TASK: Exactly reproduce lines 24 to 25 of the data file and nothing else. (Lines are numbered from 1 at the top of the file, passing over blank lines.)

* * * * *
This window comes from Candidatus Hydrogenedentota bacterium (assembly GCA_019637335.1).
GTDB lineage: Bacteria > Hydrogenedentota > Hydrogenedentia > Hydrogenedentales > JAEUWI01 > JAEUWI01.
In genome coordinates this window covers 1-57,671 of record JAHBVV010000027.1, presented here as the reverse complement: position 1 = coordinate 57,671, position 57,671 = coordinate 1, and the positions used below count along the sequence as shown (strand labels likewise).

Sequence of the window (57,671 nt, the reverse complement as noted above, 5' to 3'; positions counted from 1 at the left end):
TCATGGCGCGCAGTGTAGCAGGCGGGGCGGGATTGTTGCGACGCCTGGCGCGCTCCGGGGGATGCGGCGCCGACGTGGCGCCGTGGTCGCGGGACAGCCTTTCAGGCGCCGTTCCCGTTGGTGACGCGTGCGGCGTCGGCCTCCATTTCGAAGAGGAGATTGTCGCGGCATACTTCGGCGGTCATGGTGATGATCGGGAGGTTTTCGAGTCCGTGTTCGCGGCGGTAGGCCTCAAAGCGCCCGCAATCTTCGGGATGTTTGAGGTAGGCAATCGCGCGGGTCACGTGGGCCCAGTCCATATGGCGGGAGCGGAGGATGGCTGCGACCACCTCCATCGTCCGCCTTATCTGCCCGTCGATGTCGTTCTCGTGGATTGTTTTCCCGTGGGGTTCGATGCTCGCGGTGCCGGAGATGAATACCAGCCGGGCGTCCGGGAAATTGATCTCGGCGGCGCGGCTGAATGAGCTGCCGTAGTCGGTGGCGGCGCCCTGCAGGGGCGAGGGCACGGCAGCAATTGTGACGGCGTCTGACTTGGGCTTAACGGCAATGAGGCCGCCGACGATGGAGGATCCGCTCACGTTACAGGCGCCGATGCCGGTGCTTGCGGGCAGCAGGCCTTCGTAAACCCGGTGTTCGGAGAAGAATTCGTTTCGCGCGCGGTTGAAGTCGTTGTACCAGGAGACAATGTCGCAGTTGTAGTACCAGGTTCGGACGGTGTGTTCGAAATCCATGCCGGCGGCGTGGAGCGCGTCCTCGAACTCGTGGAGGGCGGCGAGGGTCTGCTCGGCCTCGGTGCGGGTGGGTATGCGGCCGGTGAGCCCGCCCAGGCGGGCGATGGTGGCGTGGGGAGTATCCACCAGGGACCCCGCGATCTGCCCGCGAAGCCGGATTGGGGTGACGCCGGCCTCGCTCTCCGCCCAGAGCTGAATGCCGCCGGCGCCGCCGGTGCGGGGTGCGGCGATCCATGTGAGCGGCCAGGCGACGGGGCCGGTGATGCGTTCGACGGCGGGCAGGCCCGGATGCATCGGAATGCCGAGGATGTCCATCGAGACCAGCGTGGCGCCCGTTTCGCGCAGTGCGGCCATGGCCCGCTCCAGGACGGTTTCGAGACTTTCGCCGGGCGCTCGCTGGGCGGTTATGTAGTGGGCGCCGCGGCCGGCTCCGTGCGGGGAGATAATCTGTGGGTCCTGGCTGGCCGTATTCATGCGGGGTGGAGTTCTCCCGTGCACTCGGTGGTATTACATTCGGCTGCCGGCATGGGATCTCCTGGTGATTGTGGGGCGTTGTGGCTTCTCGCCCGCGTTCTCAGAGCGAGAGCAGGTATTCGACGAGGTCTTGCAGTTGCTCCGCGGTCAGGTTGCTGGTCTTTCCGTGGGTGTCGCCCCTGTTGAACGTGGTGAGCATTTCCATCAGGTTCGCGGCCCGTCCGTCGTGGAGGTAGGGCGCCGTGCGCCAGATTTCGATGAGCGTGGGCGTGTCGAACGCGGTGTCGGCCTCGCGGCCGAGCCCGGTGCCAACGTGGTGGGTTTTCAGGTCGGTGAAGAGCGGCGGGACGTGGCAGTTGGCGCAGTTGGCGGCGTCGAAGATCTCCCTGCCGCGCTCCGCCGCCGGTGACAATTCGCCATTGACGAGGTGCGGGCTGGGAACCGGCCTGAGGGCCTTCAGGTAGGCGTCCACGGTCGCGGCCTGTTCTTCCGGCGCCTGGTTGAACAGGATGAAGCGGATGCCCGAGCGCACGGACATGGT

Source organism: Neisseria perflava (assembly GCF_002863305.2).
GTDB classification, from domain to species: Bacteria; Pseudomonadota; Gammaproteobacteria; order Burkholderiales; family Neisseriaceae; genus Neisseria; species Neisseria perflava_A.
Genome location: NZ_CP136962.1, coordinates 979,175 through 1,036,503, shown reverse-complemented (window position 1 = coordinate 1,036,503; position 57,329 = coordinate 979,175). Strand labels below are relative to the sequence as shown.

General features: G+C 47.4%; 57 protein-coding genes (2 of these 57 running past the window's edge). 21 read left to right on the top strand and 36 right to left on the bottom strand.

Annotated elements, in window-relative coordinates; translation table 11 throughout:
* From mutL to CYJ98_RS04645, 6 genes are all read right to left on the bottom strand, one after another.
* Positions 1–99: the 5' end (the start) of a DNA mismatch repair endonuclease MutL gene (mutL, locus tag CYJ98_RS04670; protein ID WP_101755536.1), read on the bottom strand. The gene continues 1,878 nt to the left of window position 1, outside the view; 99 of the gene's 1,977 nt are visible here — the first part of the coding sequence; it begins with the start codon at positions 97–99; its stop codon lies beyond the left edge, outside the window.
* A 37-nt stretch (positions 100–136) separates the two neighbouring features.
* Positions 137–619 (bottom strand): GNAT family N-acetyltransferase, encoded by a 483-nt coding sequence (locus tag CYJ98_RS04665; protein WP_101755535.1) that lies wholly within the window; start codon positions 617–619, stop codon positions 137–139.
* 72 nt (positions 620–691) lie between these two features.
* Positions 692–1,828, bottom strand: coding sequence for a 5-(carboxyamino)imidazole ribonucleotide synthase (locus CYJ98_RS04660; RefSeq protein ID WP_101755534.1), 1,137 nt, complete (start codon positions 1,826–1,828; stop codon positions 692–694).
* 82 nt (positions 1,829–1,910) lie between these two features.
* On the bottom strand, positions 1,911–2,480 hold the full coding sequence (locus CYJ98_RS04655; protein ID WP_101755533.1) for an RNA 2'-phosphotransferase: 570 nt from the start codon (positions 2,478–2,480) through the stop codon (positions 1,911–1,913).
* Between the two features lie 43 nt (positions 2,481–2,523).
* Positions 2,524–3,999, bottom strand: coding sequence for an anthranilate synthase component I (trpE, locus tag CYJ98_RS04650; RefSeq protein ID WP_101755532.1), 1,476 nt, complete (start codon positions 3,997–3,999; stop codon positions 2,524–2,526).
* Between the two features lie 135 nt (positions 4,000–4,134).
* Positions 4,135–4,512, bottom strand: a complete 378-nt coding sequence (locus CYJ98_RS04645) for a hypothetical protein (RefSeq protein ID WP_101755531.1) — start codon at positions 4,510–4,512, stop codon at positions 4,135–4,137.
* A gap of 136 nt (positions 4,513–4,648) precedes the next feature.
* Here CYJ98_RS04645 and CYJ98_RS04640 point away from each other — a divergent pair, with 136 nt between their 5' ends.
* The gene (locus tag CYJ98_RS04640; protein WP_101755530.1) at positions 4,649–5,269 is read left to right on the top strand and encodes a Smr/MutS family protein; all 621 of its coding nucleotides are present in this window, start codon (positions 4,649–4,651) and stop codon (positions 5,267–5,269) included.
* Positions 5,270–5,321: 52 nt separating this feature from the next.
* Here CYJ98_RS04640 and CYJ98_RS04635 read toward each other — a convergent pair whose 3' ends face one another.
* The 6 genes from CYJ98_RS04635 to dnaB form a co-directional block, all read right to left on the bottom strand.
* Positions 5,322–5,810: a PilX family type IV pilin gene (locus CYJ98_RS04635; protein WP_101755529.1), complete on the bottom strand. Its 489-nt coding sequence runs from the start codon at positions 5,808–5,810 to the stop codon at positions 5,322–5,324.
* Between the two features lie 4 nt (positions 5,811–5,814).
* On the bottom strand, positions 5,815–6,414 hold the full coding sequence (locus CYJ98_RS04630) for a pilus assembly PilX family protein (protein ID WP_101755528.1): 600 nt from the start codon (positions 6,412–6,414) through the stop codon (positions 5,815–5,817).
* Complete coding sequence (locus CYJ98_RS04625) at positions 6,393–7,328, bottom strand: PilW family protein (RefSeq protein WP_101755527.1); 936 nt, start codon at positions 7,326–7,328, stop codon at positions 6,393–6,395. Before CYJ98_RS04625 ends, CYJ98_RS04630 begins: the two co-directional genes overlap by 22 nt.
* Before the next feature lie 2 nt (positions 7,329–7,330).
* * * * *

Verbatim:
* Here CYJ98_RS04645 and CYJ98_RS04640 point away from each other — a divergent pair, with 136 nt between their 5' ends.
* The gene (locus tag CYJ98_RS04640; protein WP_101755530.1) at positions 4,649–5,269 is read left to right on the top strand and encodes a Smr/MutS family protein; all 621 of its coding nucleotides are present in this window, start codon (positions 4,649–4,651) and stop codon (positions 5,267–5,269) included.